## The number of elements in conjugates of a maximal subgroup is bounded

Recall that a proper subgroup is called maximal if it is not properly contained in any other proper subgroup. Prove that if $M$ is a maximal subgroup of $G$, then either $N_G(M) = M$ or $N_G(M) = G$. Deduce that if $M$ is a nonnormal maximal subgroup of a finite group $G$ then the number of nonidentity elements that are contained in conjugates of $M$ is at most $(|M| - 1) \cdot [G : M]$.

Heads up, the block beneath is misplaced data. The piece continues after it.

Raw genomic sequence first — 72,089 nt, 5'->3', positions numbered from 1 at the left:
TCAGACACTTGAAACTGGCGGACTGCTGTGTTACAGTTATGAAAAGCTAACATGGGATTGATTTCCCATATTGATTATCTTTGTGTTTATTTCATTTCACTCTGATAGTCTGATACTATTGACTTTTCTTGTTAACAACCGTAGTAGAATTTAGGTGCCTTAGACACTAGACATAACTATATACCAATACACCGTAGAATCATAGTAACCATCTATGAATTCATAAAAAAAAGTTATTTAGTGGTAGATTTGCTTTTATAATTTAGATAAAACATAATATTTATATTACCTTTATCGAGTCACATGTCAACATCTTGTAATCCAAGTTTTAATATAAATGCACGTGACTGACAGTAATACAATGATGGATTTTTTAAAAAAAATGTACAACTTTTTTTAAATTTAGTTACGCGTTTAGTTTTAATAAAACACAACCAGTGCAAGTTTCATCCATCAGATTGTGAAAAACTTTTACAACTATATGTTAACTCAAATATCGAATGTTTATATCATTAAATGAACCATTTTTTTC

Since $M$ is a subgroup, we have $M \leq N_G(M) \leq G$; clearly then $N_G(M) = M$ or $N_G(M) = G$. If $M$ is not normal, then $N_G(M) = M$.

The number of conjugates of $M$ is $|G \cdot M| = [G : N_G(M)] = [G:M]$. Now all conjugates of $M$ have the same cardinality as $M$, and we will have the largest number of nonidentity elements in the conjugates of $M$ precisely when these conjugates intersect trivially. In this case, the number of nonidentity elements in the conjugates of $M$ is at most $(|M|-1) \cdot [G : M]$.